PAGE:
Battle of Thymbra
|Battle of Thymbra|
|Part of the Campaigns of Cyrus the Great|
|Commanders and leaders|
Croesus of Lydia,|
Artacamas of Phrygia,
Aribaeus of Cappadocia,
Aragdus of Arabia,
Gabaedus of Hellespont,
Cyrus the Great,|
5-6 siege towers
|Casualties and losses|
The Battle of Thymbra was the decisive battle in the war between Croesus of the Lydian Kingdom and Cyrus the Great of the Achaemenid Empire. Cyrus, having pursued Croesus into Lydia following the drawn Battle of Pteria, met the remains of Croesus' partly disbanded army in battle on the plain north of Sardis on December, 547 BC. Even though Croesus' army was reinforced with many new men, Cyrus utterly defeated it, despite being outnumbered more or less 2:1. This proved decisive, and after the 14-day Siege of Sardis, the city and possibly its king fell, and Lydia was conquered by the Persians.
Cyrus's plan was to catch the Lydian king unprepared for battle, but at Thymbra Croesus had more than twice as many men as Cyrus. The Lydians marched out to meet Cyrus and quickly armed all the reserves there, before their allies were to arrive, which they never did. According to Xenophon, Cyrus had 196,000 men in total, which was composed of 31,000 to ~70,000 Persians. This consisted of 20,000 infantry which may have included archers and slingers, 10,000 elite infantry/ cavalry, which may have been the Persian Immortals, plus 20,000 peltasts and 20,000 pikemen. All except the archers and slingers are known to have carried small to large shields. The others were: 42,000 Arabians; Armenians; and Medians, which amounted to 126,000 infantry. There were also 300 camel cavalry, 300 chariots, and 5-6 siege towers, which were known to hold 20 men each. It all amounted to 1,000+ men, partly because there was one citizen, and one soldier on each chariot.
Xenophon tells us that Croesus had an army of 420,000 men, which was composed of 60,000 Babylonians, Lydians, and Phrygians, also Cappadocians, plus nations of the Hellespont. This amounted to 300,000 men which included 60,000 cavalry. There were also 120,000 Egyptians, plus 300 chariots, which may have been at least 500 men. The numbers of the battle given by Xenophon, even if untrue, are considered within the realm of possibility, but less than half may have engaged in the actual battle.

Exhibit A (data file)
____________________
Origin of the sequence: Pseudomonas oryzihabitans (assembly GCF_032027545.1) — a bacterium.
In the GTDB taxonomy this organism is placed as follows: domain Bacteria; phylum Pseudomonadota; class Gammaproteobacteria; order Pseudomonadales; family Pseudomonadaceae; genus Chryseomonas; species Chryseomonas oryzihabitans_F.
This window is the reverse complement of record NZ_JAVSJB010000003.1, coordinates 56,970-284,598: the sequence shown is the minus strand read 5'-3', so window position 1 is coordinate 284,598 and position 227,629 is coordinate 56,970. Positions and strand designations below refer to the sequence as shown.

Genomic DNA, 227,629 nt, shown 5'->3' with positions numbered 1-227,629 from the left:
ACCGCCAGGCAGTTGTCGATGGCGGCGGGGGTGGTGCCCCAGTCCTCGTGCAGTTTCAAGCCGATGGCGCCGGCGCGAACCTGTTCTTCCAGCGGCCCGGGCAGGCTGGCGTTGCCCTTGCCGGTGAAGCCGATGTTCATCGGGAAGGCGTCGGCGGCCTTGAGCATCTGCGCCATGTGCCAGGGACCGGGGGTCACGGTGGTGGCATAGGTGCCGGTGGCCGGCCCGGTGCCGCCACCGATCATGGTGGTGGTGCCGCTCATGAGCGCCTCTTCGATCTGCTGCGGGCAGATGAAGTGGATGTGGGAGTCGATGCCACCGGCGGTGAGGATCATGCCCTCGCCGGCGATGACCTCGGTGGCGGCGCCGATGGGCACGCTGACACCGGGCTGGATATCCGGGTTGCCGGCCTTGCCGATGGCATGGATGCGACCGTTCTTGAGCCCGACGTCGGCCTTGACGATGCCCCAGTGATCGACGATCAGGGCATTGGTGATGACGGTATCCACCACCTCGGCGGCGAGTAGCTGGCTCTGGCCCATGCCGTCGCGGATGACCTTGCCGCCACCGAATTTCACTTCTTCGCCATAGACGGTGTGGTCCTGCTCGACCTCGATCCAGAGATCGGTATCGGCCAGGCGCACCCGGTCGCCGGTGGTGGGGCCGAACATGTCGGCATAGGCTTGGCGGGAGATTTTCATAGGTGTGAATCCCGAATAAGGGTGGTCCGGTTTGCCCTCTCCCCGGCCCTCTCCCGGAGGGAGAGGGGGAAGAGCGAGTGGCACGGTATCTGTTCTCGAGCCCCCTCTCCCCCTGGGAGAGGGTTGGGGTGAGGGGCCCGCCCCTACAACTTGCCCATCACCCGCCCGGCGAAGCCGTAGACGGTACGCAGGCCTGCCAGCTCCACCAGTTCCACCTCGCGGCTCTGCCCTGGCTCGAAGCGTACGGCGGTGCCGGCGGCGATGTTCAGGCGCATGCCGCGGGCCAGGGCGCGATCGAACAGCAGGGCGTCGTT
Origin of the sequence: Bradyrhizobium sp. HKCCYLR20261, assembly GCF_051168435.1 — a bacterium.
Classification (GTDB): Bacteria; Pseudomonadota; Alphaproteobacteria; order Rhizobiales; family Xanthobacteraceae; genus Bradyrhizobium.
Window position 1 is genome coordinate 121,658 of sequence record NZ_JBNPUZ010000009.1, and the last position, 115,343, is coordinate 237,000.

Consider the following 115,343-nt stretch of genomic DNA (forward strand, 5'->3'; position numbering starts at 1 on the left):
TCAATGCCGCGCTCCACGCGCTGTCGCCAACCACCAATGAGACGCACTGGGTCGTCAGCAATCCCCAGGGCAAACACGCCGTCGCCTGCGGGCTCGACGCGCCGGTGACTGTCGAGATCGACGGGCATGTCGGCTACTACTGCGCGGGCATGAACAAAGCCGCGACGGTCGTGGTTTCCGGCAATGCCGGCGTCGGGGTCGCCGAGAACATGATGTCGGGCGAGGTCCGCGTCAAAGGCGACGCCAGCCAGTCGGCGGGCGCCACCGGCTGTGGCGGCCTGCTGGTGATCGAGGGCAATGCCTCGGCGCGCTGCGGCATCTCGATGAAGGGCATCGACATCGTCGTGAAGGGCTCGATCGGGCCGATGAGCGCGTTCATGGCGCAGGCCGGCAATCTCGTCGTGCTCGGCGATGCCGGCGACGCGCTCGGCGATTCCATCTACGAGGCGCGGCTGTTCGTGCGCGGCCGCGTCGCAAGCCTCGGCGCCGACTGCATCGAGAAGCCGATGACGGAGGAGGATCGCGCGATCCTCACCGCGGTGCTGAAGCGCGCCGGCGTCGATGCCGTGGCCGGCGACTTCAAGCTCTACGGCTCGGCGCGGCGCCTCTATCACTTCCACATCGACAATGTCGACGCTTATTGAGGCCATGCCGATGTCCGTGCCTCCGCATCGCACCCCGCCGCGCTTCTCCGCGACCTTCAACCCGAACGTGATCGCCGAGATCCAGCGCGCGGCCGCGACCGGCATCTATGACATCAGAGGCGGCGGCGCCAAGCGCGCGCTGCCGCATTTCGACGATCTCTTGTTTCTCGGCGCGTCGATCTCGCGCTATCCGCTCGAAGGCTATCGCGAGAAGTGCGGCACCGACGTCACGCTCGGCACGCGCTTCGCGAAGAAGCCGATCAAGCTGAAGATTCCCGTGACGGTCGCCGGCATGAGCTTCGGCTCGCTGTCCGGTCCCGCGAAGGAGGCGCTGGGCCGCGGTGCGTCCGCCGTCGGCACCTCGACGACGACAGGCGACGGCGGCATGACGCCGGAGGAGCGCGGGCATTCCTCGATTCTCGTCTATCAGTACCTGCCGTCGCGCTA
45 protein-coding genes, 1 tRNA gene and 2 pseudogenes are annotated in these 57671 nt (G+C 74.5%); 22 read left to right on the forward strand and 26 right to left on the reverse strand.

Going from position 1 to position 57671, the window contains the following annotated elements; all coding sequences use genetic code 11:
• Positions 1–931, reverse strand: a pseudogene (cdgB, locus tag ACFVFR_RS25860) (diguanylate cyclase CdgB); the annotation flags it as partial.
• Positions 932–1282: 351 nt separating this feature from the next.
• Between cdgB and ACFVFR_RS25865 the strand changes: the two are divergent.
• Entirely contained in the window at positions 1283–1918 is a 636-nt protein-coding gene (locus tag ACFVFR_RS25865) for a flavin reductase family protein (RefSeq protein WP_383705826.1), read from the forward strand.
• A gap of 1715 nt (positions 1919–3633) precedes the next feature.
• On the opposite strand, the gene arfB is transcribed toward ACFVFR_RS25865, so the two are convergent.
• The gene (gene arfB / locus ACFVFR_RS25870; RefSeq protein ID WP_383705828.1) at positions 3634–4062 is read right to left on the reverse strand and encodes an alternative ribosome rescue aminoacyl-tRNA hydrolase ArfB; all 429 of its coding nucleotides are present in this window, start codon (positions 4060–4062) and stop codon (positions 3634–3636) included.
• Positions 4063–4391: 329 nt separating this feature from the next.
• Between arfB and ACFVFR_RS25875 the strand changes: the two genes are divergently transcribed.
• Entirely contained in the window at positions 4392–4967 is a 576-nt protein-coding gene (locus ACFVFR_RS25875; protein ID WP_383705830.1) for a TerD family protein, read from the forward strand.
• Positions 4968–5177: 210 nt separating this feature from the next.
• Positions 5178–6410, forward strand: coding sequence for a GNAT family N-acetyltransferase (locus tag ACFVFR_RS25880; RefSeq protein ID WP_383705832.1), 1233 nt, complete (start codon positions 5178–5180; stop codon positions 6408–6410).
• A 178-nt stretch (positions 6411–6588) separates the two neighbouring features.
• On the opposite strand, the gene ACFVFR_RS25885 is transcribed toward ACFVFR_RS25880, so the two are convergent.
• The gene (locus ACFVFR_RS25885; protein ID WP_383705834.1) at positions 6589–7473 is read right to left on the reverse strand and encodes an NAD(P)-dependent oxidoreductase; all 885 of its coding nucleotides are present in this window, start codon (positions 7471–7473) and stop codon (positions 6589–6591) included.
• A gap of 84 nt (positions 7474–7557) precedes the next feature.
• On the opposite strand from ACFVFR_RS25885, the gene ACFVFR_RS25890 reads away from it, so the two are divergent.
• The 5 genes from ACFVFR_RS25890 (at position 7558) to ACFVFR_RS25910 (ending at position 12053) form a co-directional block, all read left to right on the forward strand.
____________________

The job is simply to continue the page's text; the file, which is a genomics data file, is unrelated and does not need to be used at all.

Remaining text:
Cyrus deployed his troops with flanks withdrawn in a square formation. The flanks were covered by chariots, cavalry, and his best infantry and a newly organized camel corps. This improvised camel corps was formed by camels taken from the baggage train, and its sole purpose was to disrupt the Lydian cavalry.
As Cyrus expected, the wings of the Lydian army wheeled inward to envelop this novel formation. As the Lydian flanks swung in, gaps appeared at the hinges of the wheeling wings. Disorder was increased by the effective overhead fire of the Persian archers and mobile towers, stationed within the square. Cyrus then gave the order to attack, his flank units smashing into Croesus' disorganized wings. Not long after the Lydian cavalry lose many soldiers and are forced to retreat. With most of his army intact and the loss of most of the Lydian cavalry, Cyrus orders all cavalry and infantry to attack the now crippled Lydian cavalry. After the cavalry are completely defeated, the Persian army attacks and brings heavy casualties to the Lydian infantry. Most of the infantry soon surrender but Croesus and a small part of the infantry retreat and head for the Lydian capital of Sardis, thus a decisive victory for the Persians. Herodotus gives an account of the battle but does not give any numbers. His account of the battle's progress and outcome, however, confirms that which Xenophon gives later.
After the battle all the Lydian lands were annexed by the Persian empire including the Greek cities of Ionia and Aeolis, which led to conflict between Greece and Persia. The surviving troops holed up in the nearby city of Ephesus and Sardis, which was captured after a short siege. According to the Greek author Herodotus, Cyrus treated Croesus well and with respect after the battle, but this is contradicted by the Nabonidus Chronicle, one of the Babylonian Chronicles (although whether or not the text refers to Lydia's king or prince is unclear).
- Campbell (1830), p. UNK.
- Kindersley (2005), p. 19
- Davis (1999), p. UNK.
- Jona Lendering. "Cyrus takes Babylon (539 BCE)". Livius.org. Retrieved 2015-10-17.
- Davis, Paul K. (1999). 100 Decisive Battles: From Ancient Times to the Present, Santa Barbara, CA, USA:PUBLISHER, ISBN 1576070751, URL.
- Campbell, Alexander (1830). The Millennial Harbinger, Vol. I, No. IX.
- Kindersley, Dorling & Grant, R.G. (2005). Battle: a Visual Journey Through 5000 Years of Combat, p, 19. London, ENG:PUBLISHER, ISBN, URL.